A recent study published in Food Policy finds that male and female farmers in Malawi can produce similar yields when they have equal access to inputs. But according to the research, grain yields on farms managed by women are consistently lower than those on farms managed by men. This partly comes from unequal access to high quality land.
In Malawi, land inheritance is traditionally matrilineal and marriages are uxorial, meaning the husband moves to the wife’s village. Men, however, continue to dominate Malawian agriculture and society. While women tend to have land rights, this study speculates that they receive rights to lower quality farmland.
To better understand this discrepancy, the study looks at the effects that access to farming resources has on maize yields for Malawian farmers. The researchers compared yields between male and female managed farms to determine if lower yields are worsened by limited access to resources.
The researchers analyzed the differences in fertilizer use and seed quality between male and female managed plots, as well as each farm’s respective soil quality. After comparing 884 sites, the researchers concluded that the difference in access to the resources and quality farming plots were the only gender-related factors that impact maize yields.
There is nothing “about being a man or woman that innately makes you better at farming,” Dr. William Burke, lead author of the study, tells Food Tank.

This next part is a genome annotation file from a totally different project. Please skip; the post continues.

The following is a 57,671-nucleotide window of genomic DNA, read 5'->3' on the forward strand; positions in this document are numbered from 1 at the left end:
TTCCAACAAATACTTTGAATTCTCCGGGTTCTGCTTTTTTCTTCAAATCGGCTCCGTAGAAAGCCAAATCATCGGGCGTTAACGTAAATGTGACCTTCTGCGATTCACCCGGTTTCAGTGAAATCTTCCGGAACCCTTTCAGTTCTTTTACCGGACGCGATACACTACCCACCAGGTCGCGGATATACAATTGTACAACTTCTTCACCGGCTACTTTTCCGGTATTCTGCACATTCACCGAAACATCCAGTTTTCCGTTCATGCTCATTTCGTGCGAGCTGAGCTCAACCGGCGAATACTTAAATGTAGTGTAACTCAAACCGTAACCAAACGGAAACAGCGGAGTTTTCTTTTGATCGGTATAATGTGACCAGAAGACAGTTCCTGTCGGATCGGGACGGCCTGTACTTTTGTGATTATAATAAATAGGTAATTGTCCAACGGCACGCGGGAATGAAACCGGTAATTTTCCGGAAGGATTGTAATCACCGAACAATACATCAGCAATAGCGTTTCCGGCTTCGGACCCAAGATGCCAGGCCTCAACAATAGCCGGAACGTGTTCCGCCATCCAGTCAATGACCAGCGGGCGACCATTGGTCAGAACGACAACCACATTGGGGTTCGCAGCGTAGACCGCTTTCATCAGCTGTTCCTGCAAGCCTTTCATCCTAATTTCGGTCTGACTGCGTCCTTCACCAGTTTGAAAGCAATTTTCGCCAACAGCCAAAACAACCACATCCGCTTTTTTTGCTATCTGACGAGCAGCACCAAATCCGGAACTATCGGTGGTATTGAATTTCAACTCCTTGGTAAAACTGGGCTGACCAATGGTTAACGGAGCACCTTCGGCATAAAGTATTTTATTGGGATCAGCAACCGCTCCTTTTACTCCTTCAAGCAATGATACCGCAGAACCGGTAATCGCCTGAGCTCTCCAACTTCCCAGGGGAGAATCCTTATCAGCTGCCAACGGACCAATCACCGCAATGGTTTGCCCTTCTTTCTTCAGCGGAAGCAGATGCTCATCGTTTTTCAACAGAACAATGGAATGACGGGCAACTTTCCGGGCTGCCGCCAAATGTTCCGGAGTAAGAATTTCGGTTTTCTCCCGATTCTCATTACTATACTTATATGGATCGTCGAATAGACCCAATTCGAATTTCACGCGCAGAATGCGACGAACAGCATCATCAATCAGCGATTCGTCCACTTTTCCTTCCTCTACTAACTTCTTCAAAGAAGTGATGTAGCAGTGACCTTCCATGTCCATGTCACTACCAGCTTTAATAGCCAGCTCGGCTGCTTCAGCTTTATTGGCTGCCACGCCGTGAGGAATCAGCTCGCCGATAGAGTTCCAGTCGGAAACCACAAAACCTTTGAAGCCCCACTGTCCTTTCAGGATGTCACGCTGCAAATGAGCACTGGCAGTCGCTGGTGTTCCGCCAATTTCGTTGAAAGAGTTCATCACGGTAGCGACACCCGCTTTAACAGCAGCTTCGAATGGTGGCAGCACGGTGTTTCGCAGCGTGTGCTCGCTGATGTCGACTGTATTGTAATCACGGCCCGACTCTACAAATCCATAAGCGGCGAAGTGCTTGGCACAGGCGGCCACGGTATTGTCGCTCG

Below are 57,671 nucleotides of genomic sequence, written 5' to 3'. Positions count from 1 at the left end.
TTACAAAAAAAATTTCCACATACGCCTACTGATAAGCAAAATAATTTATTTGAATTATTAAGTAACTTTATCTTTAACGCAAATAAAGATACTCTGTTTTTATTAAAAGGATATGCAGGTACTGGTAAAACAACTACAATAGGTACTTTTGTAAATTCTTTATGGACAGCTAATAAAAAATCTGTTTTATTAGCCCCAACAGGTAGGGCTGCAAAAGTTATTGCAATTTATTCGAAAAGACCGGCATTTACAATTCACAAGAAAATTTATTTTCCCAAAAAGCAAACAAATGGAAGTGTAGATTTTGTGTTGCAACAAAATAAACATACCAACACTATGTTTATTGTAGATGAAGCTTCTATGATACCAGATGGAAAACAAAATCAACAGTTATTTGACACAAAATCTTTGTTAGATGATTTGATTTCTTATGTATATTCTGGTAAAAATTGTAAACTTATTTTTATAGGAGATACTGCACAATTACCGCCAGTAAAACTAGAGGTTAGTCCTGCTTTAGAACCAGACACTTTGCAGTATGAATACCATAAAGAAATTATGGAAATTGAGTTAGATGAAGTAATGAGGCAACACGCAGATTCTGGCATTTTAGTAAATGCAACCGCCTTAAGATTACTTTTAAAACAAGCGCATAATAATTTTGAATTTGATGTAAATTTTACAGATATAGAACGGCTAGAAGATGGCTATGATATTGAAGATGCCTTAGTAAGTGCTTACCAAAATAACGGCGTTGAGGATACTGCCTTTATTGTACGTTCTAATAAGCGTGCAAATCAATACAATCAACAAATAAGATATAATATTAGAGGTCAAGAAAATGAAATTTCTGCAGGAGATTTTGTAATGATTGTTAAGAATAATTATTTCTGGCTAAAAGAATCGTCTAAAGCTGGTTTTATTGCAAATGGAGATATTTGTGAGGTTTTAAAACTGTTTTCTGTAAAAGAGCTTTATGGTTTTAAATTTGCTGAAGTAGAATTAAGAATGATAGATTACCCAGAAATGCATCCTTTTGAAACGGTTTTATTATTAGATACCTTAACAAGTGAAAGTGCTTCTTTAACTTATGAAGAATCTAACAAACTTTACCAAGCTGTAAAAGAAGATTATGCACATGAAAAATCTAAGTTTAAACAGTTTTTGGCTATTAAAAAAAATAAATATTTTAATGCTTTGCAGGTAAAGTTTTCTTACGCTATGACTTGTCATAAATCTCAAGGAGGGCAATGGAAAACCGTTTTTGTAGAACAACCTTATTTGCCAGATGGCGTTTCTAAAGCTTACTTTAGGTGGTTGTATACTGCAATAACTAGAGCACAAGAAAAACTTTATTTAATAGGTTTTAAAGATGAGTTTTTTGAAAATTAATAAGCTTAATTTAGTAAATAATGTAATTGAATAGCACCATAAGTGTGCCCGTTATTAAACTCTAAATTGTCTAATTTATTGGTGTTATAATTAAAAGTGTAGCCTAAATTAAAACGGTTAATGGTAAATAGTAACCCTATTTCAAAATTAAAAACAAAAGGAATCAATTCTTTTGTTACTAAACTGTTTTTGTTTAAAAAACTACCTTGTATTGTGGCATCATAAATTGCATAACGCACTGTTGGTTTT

This unequal ownership of quality farmland has implications for the country’s rates of hunger and malnutrition.
Malawi suffers from persistent food insecurity, and ranked 78th out of 117th on the Global Hunger Index’s list of food insecure countries in 2019. Additionally, the United Nations Human Development Report finds that 39 percent of Malawian children under five are stunted from malnutrition.
Women play a vital role in agricultural consumption decisions and are primarily responsible for making household food decisions for their families, according to research from the University of Manchester. To properly address the country’s high rate of food insecurity, U. N. Food and Agriculture Organization argues that women should be central to agricultural institutions and decision making.
The study recommends interventions to address the gender disparity in farming. While equalizing legal land rights is important, the researchers argue that this alone is unlikely to address the problem. “Women’s land rights are necessary but not sufficient for leveling the playing field,” Burke tells Food Tank. He explains that Malawi’s cultural landscape demonstrates that inequalities can persist, even when countries recognize land rights for women.
The authors believe it is essential to prioritize policies that target soil quality improvement. Improving soil health means sustainability improving the availability of nutrients in soil that help farmers produce bigger yields. Not only would improving soil help increase yields for all farmers, it would benefit the lowest quality soils, held by the most disadvantaged farmers.
Burke tells Food Tank, “Targeting soil improvement programs by default will disproportionately benefit women.”